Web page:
One of the founders of Connaught, Oliver did a little racing with a Bugatti and a Maserati Tipo 8C-3000.
<p align="left">Mike Oliver and Rodney Clarke, both ex-RAF pilots, set up a used car business called Continental Automobiles in Send, Surrey, specialising in Bugatti. Though Oliver was not formally trained, he was nonetheless described as a "natural" engineer. He also had raced a Bugatti single-seater.
In 1947 'Taso' sold his Maserati Tipo 8C-3000, still unfinished, to Mike Oliver who raced it in the Luton Hoo sprints early in 1948, scoring a modest seventh in class.
When the business from Bugatti dried up when production ceased, Connaught was formed, a pun on Continental Autos, as part of their core business, which was tuning high performance cars for customers.
They had prepared a Maserati for Kenneth McAlpine who was most pleased with their work so when he wanted a special sports car he got Clarke and Oliver to build a car based on a Lea Francis 1750. Oliver reworked the engine and Clarke did the chassis and bodywork. Thus was born the the first Connaught, the L1.
They first built sports cars, then single seaters after McAlpine wanted a 2 litre Formula Two car. This became the Connaught Type A with a further development of the Lea Francis pushrod engine. Then in 1954-55 to moved up to Formula 1. Their cars participated in 18 Grand Prix, entering a total of 52 races with their A, B, and C Type Grand Prix Cars. They achieved 1 podium and scored 17 championship points.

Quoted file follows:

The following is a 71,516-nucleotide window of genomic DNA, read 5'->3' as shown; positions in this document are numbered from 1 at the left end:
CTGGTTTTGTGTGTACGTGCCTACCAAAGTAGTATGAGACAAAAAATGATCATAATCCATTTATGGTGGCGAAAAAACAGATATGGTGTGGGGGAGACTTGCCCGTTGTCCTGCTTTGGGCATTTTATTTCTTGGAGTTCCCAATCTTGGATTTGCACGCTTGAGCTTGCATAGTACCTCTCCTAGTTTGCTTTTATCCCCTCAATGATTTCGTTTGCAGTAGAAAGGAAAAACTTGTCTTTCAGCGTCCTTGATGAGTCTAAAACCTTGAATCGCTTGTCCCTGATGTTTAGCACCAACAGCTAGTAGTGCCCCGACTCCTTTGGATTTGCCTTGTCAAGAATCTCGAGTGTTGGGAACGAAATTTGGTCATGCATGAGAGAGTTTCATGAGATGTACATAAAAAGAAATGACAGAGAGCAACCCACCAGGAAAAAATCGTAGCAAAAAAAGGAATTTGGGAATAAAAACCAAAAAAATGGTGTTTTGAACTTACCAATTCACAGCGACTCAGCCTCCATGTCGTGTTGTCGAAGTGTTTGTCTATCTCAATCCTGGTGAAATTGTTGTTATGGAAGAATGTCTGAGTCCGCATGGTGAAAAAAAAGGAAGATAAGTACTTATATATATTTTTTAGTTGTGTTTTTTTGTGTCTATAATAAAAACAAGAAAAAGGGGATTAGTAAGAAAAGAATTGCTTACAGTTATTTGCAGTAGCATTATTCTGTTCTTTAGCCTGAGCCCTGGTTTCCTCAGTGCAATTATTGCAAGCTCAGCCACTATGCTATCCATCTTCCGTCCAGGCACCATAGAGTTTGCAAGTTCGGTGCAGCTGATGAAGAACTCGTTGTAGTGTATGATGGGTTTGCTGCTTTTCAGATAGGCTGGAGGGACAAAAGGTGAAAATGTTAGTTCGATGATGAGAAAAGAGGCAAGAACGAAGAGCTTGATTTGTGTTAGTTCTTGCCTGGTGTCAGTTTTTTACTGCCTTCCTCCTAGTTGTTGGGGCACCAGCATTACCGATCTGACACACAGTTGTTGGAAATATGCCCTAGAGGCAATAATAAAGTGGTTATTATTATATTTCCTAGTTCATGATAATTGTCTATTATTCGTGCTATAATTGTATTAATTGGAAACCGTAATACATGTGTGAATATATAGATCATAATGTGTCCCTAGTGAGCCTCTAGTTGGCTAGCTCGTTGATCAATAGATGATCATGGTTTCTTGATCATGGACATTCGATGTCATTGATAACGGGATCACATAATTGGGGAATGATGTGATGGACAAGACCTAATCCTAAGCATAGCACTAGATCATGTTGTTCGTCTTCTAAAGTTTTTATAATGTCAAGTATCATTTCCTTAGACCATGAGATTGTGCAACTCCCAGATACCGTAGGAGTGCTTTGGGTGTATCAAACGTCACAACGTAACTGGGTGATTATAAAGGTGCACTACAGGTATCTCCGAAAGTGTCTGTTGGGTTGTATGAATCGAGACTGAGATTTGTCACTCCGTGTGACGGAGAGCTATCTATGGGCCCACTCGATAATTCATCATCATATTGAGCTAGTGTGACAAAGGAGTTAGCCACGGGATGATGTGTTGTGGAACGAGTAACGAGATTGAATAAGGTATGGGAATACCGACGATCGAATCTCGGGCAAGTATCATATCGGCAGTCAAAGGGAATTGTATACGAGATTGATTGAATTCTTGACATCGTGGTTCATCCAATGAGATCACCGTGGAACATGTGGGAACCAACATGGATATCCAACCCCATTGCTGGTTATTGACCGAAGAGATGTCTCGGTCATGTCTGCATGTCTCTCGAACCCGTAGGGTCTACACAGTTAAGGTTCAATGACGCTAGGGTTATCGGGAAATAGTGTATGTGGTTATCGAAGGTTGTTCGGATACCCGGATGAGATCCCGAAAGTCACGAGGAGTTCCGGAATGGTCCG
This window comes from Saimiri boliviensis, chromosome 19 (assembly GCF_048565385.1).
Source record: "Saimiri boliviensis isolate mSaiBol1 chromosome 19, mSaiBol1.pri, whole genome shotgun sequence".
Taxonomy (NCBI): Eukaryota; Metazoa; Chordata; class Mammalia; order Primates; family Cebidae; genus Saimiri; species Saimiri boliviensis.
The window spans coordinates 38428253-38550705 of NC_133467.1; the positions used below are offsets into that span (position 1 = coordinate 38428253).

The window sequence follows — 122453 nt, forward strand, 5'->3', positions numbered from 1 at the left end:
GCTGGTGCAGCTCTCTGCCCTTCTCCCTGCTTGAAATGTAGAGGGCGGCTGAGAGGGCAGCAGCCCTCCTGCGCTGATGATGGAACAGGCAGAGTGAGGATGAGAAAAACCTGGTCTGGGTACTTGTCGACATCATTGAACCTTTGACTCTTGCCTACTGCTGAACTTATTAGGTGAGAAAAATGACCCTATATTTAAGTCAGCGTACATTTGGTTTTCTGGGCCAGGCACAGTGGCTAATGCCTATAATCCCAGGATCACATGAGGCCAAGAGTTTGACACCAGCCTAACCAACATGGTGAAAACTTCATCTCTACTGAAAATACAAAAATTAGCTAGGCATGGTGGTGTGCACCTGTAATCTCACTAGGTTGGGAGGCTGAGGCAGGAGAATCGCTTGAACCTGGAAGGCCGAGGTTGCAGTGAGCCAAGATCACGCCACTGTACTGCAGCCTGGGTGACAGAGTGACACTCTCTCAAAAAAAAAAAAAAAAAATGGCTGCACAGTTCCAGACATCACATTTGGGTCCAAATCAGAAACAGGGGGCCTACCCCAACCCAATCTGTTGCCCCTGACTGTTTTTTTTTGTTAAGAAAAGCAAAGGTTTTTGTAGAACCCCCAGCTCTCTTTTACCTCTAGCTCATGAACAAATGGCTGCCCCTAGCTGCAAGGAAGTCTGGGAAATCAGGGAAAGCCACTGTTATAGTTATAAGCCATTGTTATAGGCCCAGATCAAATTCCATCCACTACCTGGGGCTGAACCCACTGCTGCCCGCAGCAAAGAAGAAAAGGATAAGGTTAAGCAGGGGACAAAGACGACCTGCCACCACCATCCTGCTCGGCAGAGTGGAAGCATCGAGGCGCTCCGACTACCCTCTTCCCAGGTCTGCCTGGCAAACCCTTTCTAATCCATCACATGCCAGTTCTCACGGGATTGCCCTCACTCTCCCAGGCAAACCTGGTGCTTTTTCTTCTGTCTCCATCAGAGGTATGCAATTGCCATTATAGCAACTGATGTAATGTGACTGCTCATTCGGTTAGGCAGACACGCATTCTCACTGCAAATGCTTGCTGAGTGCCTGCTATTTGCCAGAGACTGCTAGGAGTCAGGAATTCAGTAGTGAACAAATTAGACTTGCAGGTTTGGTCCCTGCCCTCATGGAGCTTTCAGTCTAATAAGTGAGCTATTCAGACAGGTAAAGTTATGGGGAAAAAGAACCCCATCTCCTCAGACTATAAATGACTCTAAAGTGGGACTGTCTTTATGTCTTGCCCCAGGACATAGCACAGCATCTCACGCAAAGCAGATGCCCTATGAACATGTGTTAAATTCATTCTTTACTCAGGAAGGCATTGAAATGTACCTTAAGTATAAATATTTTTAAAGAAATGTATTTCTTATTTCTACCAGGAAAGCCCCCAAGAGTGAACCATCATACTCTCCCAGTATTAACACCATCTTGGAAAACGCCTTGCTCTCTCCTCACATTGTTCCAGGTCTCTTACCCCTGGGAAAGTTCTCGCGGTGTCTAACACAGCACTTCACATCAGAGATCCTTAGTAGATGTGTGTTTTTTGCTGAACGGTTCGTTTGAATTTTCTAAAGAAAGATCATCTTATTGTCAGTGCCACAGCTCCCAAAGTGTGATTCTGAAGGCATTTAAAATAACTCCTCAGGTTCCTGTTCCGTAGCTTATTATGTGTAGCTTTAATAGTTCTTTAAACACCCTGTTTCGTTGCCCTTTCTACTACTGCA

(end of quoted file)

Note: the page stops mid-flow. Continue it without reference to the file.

Mike Oliver acted as team manager as well as chief engineer for the Syracuse Grand prix on October 23, 1955. After a harrowing experience for the mechanics in their ancient bus cum transporter getting the cars to Syracuse, a then young dental student, Tony Brooks, driving a works Connaught, won a major Continental Formula One Grand Prix for the first time since Sir Henry Segrave won the San Sebastian Grand prix for Sunbeam in 1924, defeating the works team of five Maseratis on their home ground.
From that moment on the face of Formula One was changed, leading to the great domination in the years ahead of the British teams and the British motor racing industry.
In 1957 Connaught closed down, having completely run out of money, and Oliver returned to flying, becoming Folland's chief test pilot developing the exquisite little Gnat fighter/trainer which was made famous by the RAF's Red Arrows.